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The Oat Comeback . . . As A Fall Forage

In 1930 there were nearly 40 million acres of oats harvested for grain in the United States. By contrast, the most recent Census of Agriculture reported that the nation's farmers harvested just over 1 million acres of the crop in 2012.

Though we'll never reach the 40 million mark again, or anywhere close to it, oats have found a nice niche as a relatively high-quality, high-yielding fall forage crop for the north and central latitudes of the U.S. (or winter crop in the South). Though baling in the late fall is a stress inducer, either grazing or cutting and harvesting as oatlage is becoming a more common occurrence on farms.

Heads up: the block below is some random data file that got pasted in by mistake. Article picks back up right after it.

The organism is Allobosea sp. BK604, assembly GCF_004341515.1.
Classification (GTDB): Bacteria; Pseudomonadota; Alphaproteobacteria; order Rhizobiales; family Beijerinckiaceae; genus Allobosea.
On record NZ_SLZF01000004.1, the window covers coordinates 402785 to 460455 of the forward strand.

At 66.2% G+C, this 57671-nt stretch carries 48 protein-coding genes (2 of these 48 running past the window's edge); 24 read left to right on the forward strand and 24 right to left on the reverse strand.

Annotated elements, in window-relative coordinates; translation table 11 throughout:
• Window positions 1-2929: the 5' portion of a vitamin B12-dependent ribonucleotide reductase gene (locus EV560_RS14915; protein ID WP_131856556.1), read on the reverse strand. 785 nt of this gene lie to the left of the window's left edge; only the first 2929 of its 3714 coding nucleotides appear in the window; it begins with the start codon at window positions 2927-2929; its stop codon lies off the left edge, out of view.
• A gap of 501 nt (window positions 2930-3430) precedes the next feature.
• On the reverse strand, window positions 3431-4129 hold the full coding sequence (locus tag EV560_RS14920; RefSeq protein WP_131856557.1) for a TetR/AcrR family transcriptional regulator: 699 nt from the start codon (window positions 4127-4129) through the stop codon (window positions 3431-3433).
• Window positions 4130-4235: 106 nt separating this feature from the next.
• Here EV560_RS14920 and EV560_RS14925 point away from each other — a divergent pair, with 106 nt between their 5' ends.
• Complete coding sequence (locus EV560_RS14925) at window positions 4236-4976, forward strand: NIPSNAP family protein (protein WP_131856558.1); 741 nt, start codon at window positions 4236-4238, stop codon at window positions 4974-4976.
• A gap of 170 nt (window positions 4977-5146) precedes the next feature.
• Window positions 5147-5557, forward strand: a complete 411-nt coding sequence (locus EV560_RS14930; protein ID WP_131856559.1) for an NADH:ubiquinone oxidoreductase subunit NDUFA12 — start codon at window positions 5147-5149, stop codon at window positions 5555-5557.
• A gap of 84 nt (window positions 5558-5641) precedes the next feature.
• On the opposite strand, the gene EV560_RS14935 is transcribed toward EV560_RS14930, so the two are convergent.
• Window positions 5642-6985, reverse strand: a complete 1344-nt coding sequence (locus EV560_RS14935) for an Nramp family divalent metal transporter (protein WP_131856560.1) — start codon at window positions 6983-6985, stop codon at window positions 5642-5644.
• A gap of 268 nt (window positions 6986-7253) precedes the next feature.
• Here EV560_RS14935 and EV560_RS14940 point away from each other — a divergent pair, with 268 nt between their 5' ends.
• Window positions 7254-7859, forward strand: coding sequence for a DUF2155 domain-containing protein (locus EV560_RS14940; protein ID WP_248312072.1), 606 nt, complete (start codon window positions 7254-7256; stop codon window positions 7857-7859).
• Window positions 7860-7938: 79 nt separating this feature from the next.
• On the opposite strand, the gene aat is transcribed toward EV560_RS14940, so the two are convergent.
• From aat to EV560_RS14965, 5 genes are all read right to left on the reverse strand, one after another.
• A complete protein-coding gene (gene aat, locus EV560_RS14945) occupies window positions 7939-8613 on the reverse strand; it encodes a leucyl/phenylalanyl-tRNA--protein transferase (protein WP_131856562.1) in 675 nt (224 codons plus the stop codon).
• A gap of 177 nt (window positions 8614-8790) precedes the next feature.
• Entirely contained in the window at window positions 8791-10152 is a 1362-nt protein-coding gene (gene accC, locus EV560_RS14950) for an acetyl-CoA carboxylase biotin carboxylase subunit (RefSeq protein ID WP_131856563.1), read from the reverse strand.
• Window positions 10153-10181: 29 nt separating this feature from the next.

Stanley Smith, program assistant for Ohio State University Extension in Fairfield County, discussed that state's experience with fall forage oats in last week's Ohio BEEF Cattle letter. He correctly points out that this year's wet weather in many regions has left a need for additional high-quality forage on many livestock farms. Oats may be a partial answer if there is land available for planting in late July to early August.

Don't think of late summer-sown oats in the same way you think of spring-sown oats. They're two different forages when cut near the boot or early heading stages (if the fall oats produce a head at all). Whereas spring-sown oats begin under cool conditions and finish under warm temperatures, it's just the opposite for late summer-sown oats. Oats harvested or grazed in the fall have significantly lower fiber levels, higher amounts of water-soluble sugars and a much higher level of total digestible nutrients.

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